The ancient roots of the name Haurelle are found in the French region of Auvergne. Haurelle was a name for someone who lived in the province of Auvergne, in south central France. Their name is derived from the Viscountcy of Aurelle in that province.
Early Origins of the Haurelle family
The surname Haurelle was first found in Auvergne, a historic province in south central France where the family has held a family seat
since ancient times.
Early History of the Haurelle family
This web page shows only a small excerpt of our Haurelle research.Another 323 words (23 lines of text) covering the years 1448 and 1871 are included under the topic Early Haurelle History in all our PDF Extended History products and printed products wherever possible.
Haurelle Spelling Variations
French surnames were subject to numerous alterations in spelling because of the various cultural groups that inhabited specific regions. Eventually, each region possessed its own local
dialect of the French language. The early development of the French language, however, was also influenced by other languages. For example, Old French was infused with Germanic words and sounds when barbarian tribes invaded and settled in France after the fall of the Roman Empire
. Middle French also borrowed heavily from the Italian language during the Renaissance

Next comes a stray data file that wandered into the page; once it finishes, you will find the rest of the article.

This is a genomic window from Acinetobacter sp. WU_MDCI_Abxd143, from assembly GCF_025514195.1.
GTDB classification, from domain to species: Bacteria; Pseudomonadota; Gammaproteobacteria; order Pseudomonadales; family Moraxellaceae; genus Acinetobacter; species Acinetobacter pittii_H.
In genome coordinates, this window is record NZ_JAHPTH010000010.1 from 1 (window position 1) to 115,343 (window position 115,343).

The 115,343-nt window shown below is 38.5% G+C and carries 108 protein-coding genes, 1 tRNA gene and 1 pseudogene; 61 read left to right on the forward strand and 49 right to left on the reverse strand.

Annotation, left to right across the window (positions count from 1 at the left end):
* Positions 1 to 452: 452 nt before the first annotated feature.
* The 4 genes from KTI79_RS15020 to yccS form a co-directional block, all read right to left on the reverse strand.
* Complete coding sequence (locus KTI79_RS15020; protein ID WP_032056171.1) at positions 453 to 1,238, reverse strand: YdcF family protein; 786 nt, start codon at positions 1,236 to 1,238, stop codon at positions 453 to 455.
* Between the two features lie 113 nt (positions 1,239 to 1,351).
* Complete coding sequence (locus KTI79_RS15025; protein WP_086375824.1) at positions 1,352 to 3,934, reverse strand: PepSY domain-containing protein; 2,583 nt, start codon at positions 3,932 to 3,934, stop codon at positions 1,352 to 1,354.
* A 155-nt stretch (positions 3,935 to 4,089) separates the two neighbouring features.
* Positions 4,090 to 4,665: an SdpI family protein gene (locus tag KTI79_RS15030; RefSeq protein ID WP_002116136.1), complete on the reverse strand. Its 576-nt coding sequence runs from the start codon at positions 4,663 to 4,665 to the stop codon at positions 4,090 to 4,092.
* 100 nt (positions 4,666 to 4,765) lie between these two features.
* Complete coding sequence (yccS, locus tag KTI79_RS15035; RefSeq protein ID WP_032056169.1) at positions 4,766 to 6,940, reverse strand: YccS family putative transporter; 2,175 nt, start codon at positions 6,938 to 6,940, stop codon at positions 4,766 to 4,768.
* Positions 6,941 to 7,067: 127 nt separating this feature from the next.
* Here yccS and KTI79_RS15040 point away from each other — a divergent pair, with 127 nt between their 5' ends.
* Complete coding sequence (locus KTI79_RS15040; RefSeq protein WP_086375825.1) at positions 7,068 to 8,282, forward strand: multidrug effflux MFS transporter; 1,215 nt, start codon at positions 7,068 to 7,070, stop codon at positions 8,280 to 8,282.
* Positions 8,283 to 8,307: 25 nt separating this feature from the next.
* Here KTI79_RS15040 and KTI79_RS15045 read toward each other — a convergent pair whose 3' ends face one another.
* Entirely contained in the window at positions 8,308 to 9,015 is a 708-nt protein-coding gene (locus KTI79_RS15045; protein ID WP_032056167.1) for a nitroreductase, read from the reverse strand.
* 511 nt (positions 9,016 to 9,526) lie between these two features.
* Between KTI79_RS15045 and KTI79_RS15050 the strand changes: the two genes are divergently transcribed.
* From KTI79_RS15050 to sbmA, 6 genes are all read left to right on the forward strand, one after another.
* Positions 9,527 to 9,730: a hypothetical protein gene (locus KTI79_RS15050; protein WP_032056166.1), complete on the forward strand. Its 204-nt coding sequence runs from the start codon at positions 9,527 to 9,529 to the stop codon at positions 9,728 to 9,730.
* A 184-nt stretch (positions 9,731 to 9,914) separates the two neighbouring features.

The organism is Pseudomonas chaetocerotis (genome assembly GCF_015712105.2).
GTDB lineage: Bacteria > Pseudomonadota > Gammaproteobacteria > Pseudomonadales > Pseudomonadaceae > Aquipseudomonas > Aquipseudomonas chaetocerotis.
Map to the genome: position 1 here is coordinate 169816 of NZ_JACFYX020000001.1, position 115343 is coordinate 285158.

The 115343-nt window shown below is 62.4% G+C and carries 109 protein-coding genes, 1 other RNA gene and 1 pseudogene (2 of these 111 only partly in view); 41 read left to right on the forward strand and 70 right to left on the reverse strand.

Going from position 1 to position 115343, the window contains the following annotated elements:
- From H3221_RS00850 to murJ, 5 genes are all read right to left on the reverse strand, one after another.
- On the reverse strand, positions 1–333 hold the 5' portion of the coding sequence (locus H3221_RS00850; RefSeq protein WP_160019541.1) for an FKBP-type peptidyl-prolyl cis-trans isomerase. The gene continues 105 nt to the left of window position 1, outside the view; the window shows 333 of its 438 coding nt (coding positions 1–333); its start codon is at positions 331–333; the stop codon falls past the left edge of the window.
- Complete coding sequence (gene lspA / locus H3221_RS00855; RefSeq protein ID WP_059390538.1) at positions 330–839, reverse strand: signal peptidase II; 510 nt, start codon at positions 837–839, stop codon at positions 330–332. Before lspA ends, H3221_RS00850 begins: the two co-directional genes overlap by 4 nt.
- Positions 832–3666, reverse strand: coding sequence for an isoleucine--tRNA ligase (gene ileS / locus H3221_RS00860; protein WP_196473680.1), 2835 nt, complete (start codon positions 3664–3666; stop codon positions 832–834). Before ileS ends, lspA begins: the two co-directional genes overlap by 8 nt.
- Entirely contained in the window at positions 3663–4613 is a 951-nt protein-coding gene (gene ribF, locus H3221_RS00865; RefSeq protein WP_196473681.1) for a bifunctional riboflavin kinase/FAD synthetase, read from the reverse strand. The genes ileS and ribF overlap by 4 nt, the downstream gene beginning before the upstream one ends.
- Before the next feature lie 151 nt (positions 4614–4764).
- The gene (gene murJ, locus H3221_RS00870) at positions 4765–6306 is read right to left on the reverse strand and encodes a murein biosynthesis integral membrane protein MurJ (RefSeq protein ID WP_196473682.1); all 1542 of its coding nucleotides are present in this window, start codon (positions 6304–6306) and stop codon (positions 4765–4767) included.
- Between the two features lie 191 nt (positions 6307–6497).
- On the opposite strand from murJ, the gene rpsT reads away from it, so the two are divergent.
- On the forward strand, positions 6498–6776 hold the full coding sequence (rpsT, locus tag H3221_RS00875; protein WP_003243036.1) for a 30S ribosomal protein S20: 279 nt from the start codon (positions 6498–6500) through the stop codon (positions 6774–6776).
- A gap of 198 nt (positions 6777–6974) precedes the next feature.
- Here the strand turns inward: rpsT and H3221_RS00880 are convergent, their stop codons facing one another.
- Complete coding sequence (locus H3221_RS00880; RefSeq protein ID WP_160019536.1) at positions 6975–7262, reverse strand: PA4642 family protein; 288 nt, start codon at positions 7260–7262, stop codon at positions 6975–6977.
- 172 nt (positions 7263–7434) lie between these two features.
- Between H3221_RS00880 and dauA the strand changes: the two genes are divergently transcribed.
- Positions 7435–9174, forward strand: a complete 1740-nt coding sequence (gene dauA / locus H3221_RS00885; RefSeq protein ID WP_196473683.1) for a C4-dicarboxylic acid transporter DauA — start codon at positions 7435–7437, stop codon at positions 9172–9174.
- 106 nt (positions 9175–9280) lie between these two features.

. As a result of these linguistic and cultural influences, the name Haurelle is distinguished by a number of regional variations. The many spelling variations
of the name include Aurelle, Aurèle, Aurrèle, Aurrelle, Orelle, Orèle, Orrèle, Orrelle, Haurelle, Haurèle, Haurrelle, Horelle, Horèle, Horrelle, Aurel, Aurrelle, Aurrèle, L'Aurelle, L'Aurèle, L'Aurrèle, L'Aurrelle, D'Aurelle, D'Aurèle, D'Aurrèle and many more.
Early Notables of the Haurelle family (pre 1700)
More information is included under the topic Early Haurelle Notables in all our PDF Extended History products
and printed products wherever possible.
Migration of the Haurelle family to the New World and Oceana
France finally gave land incentives for 2,000 migrants during the 1700s. Early marriage was encouraged in New France, and youths of 18 took fourteen-year-old girls for their wives. The fur trade was developed and attracted migrants, both noble and commoner from France. 15,000 explorers left Montreal in the late 17th and 18th centuries, leaving French names scattered across the continent. The search for the Northwest passage continued. Migration from France to New France or Quebec, as it was now more popularly called, continued until 1759. By 1675, there were 7000 French in Quebec. By the same year the Acadian presence in Nova Scotia, New Brunswick and Prince Edward Island had reached 500. In the treaty of Utrecht, the Acadians were ceded by France to Britain in 1713. In 1755, 10,000 French Acadians refused to take an oath of allegiance to England
and were deported. They found refuge in Louisiana. Meanwhile, in Quebec, the French race flourished, founding in Lower Canada, one of the two great solitudes which became Canada. Many of this distinguished family name Haurelle were prominent in social, cultural, religious and political affairs in France and New France. Amongst the settlers in North America with this distinguished name Haurelle were Francis Horell, aged 14; settled in Philadelphia in 1775.